UDC of Canvey Island Year Book 1972-73

Coat of Arms

I have just been given some Council year books and as well as being a great source of information, this one I found quite interesting as it shows the new Coat of Arms as it first appeared after being granted in 1971. It also gives a lot of detail of its meaning, some of which has been covered in other pages on the site, but also who designed it and who won a competition to find a motto to go with it.


Armorial Bearings were granted to the Council on the 5 January, 1971 and were received at a formal ceremony on the 3 April, 1971 on the occasion of the Council’s Annual Civic Dinner and Dance.

The heraldic description of the design is “Barry undy argent and azure gutty reversed argent on a lozenge throughout vert a fat-tailed sheep couchant proper within an escutcheon voided embattled over all or between four oyster shells proper and for the crest on a wreath or and azure on a mount of earth a representation of a Canvey Island Dutch cottage all proper”.

In simple terms the background of the shield is shown with blue and white wavy lines symbolising the River Thames and creeks surrounding the district which are such an important feature of Canvey Island’s topography. The blue wavy bars have on them white droplets representing the early local activity of salt extraction. The Island itself is represented by a green lozenge on the corners of which are four oyster shells which appear in token of their local significance in the Island’s history and economy. The fat-tailed sheep, in the centre, alludes to the flocks of sheep which once roamed the Island and also provides an incidental reference to the local cheesemaking industry of the past. The sea walls of the Island are pictured by the inner golden escutcheon, the inside of which is embattled to represent the reinforcement of the walls. It is interesting to note that the embattlement is divided equally into seven parts and this feature alludes to the seven main sluices that were an important part of the Island’s drainage system. On the crest is a representation of the Island’s Dutch Cottages, two of which still remain today, one being owned by the Council and used as a small museum.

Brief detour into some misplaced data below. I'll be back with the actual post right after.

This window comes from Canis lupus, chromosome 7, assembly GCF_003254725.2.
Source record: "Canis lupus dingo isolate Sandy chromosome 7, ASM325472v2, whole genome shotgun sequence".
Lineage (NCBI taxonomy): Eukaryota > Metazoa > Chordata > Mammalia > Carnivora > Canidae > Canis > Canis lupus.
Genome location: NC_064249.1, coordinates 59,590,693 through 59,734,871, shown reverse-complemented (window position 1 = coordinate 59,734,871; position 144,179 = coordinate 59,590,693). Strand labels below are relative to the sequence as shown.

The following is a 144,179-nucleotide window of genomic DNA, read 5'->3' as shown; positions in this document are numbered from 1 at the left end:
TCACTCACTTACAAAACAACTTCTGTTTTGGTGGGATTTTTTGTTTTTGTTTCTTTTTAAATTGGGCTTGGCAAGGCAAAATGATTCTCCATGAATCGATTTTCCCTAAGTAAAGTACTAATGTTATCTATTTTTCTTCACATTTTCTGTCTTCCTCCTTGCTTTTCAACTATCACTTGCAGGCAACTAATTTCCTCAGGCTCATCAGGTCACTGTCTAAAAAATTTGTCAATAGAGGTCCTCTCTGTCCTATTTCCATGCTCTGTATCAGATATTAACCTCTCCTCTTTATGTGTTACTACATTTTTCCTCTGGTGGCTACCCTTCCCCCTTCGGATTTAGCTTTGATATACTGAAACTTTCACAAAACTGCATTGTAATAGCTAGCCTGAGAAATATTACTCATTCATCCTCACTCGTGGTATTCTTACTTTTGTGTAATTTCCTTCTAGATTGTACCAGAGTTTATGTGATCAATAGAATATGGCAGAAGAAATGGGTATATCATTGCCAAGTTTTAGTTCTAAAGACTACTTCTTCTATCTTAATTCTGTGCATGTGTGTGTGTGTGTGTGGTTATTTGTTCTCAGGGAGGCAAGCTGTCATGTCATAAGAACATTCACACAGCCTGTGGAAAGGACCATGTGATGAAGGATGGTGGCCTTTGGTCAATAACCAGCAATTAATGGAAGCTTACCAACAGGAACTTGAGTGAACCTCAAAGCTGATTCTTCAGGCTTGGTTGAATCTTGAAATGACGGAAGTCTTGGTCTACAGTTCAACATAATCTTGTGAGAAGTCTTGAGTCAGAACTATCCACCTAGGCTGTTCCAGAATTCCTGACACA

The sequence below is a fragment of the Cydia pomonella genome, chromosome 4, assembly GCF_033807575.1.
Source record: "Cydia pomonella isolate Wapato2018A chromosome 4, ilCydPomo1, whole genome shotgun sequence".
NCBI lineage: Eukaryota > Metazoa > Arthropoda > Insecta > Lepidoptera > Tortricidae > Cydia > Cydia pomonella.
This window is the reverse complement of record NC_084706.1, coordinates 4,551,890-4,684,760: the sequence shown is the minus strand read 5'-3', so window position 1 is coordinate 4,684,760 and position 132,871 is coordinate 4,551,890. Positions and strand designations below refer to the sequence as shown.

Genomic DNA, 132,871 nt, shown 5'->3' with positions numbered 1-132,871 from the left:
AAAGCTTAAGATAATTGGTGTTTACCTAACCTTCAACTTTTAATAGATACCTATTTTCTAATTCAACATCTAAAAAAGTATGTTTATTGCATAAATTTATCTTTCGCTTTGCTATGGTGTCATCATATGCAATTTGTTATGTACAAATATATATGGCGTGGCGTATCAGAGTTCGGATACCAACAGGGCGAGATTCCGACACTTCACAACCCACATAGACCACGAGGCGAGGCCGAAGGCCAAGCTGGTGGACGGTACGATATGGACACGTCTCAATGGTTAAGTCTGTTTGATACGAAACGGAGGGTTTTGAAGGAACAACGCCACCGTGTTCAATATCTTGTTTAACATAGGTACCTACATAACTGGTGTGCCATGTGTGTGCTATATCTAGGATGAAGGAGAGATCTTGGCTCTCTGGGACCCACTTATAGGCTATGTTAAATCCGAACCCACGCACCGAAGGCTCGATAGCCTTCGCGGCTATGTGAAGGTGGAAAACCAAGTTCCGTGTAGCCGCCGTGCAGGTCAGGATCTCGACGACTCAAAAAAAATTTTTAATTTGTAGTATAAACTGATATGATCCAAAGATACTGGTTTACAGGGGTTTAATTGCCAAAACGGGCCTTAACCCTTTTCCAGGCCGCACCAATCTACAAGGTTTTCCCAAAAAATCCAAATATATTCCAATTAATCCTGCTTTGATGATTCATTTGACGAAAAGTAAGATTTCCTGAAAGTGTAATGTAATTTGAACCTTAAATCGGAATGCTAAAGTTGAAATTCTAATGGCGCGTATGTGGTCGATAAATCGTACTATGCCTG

The Motto “Ex Mare Dei Gratia” meaning “From the Sea by the Grace of God” was selected by the Council, following a local competition, due to its particular significance to Canvey Island in the way that it was changed from a place which, for hundreds of years between the Roman Occupation and the Anglo Saxon settlement, was wholly or partly covered by the sea, into a place capable of supporting a thriving population of many thousands. The Arms were designed by the College of Heralds and the Motto was suggested by Mrs. Madeline Calton of Canvey Island. April, 1971.

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